Psychosocial Aspects of Disability: Insider Perspectives and Strategies for Counselors

Psychosocial Aspects of Disability: Insider Perspectives and Strategies for Counselors

by Noreen M. Glover-Graf, Michael Millington
     
 

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"What a marvelous and amazing textbook. Drs. Marini, Glover-Graf and Millington have done a remarkable job in the design of this highly unique book, that comprehensively and very thoughtfully addresses the psychosocial aspects of the disability experience. These highly respected scholars have produced a major work that will be a central text in rehabilitation

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Overview

"What a marvelous and amazing textbook. Drs. Marini, Glover-Graf and Millington have done a remarkable job in the design of this highly unique book, that comprehensively and very thoughtfully addresses the psychosocial aspects of the disability experience. These highly respected scholars have produced a major work that will be a central text in rehabilitation education for years to come."

From the Foreword by Michael J. Leahy, Ph.D., LPC, CRC
Office of Rehabilitation and Disability Studies
Michigan State University

"This is an excellent book, but the best parts are the stories of the disabled, which give readers insights into their struggles and triumphs." Score: 94, 4 Stars--Doody's Medical Reviews

What are the differences between individuals with disabilities who flourish as opposed to those who never really adjust after a trauma? How are those born with a disability different from individuals who acquire one later in life? This is the first textbook about the psychosocial aspects of disability to provide students and practitioners of rehabilitation counseling with vivid insight into the experience of living with a disability. It features the first-person narratives of 16 people living with a variety of disabling conditions, which are integrated with sociological and societal perspectives toward disability, and strategies for counseling persons with disabilities.

Using a minority model perspective to address disability, the book focuses on historical perspectives, cultural variants regarding disability, myths and misconceptions, the attitudes of special interest and occupational groups, the psychology of disability with a focus on positive psychology, and adjustments to disability by the individual and family. A wealth of counseling guidelines and useful strategies are geared specifically to individual disabilities.

Key Features:

  • Contains narratives of people living with blindness, hearing impairments, spinal cord injuries, muscular dystrophy, polio, mental illness, and other disabilities
  • Provides counseling guidelines and strategies specifically geared toward specific disabilities, including "dos and don'ts"
  • Includes psychological and sociological research relating to individual disabilities
  • Discusses ongoing treatment issues and ethical dilemmas for rehabilitation counselors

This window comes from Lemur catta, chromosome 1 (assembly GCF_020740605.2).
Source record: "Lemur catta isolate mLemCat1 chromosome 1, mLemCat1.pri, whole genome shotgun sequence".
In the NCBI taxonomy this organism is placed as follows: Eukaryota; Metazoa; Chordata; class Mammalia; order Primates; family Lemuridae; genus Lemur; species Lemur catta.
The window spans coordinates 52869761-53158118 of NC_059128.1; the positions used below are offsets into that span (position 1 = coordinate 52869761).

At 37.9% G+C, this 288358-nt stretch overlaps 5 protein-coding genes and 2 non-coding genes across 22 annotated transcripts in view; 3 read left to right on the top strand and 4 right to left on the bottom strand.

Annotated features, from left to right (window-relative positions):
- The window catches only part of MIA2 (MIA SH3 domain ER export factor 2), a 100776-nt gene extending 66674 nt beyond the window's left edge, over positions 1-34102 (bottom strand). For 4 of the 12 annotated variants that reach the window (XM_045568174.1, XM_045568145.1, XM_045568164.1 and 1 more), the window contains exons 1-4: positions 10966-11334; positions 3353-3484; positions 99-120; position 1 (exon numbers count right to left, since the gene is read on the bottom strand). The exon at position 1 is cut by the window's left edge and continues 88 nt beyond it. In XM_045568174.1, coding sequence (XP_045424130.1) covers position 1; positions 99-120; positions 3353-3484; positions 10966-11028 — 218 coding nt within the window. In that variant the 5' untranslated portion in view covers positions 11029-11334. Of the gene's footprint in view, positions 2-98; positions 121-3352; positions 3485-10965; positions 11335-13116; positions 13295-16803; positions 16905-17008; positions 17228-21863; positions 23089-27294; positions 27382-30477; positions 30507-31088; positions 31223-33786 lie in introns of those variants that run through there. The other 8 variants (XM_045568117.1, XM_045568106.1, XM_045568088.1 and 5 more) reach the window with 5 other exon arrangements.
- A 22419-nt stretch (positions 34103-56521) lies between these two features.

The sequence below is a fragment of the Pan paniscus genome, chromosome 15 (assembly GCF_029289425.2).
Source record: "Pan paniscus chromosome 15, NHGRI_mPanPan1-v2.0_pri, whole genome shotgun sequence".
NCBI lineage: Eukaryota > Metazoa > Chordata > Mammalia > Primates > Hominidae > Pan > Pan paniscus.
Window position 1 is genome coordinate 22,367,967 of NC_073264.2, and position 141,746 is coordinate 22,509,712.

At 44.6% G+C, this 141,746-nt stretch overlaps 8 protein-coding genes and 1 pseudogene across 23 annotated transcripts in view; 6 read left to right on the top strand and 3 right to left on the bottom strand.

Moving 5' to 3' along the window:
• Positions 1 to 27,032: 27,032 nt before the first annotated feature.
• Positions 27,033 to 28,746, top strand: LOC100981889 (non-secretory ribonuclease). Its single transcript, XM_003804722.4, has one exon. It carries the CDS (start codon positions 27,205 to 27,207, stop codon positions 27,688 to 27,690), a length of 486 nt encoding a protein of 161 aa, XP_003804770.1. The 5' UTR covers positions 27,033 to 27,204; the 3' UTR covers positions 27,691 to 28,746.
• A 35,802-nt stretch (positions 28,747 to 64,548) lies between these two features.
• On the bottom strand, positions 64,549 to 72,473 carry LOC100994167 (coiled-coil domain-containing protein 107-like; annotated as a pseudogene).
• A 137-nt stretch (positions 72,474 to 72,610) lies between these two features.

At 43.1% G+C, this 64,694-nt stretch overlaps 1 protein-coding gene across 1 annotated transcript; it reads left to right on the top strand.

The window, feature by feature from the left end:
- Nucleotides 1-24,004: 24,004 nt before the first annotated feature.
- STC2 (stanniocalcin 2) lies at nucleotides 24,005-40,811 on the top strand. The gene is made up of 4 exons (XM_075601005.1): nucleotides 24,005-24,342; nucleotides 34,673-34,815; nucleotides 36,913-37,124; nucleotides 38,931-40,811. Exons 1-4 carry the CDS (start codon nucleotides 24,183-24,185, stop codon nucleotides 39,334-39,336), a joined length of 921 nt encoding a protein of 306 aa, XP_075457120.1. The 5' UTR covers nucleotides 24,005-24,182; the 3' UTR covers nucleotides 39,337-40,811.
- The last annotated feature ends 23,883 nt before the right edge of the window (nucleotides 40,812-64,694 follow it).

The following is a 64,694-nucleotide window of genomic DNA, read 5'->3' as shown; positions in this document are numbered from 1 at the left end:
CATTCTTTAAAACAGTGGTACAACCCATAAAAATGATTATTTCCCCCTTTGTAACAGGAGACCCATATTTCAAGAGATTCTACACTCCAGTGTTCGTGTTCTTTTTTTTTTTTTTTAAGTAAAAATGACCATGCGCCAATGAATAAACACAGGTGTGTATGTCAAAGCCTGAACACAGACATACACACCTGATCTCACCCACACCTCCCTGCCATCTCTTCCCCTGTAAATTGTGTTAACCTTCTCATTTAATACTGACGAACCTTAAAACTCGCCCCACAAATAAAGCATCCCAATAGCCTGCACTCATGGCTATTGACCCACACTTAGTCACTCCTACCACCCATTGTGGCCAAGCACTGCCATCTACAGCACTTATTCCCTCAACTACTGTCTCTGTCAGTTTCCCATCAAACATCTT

• Presents thought-provoking discussion questions in each chapter
  • Authored by prominent professor and researcher who became disabled as a young adult

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Editorial Reviews

Reviewer: Gary B Kaniuk, Psy.D.(Cermak Health Services)
Description: With 16 first-hand accounts of individuals living with physical disabilities, this book explores societal perspectives, family issues, quality of life, and social support, along with treatment alternatives.
Purpose: The authors note that this book "is the first to truly allow counselors and other related health professionals to 'walk a mile in our shoes' and to learn from the writings of 16 people with disabilities across North America.
Audience: It is intended for students, practitioners, and academics. Both Irmo Marini and Noreen Glover-Graf are professors from the University of Texas-Pan American, and Michael Jay Millington is from Utah State University.
Features: The book begins with sociological issues and includes the history of treatment for disabled persons from early civilization forward. It also addresses societal myths and cultural issues among Latinos, African Americans, Asians, and Native Americans. The next section discusses adjusting to disability using the Livneh stage model (1991), which includes initial impact, defense mobilization, initial realization, retaliation, and final adjustment or reintegration. Chapter 7, on sexuality and disability, is important for its consideration of self-esteem and body image, intimate relationships, and sexual concerns. The book explores quality of life issues through the life span, along with disability type. One of the most significant questions that this book discusses is why some disabled individuals thrive and others are thwarted by the limitations. Finally, the book presents treatment issues and emphasizes the need to work with both the disabled individual and the family. The chapters are arranged fairly uniformly, with an overview preceding the chapter, references, insider perspective, discussion questions, and exercises. The book is easy to read, though I was surprised that there were no tables and figures. Because it covers so many topic areas, it would be a great textbook for classroom use and as a source of valuable insight to professionals who work with disabled individuals.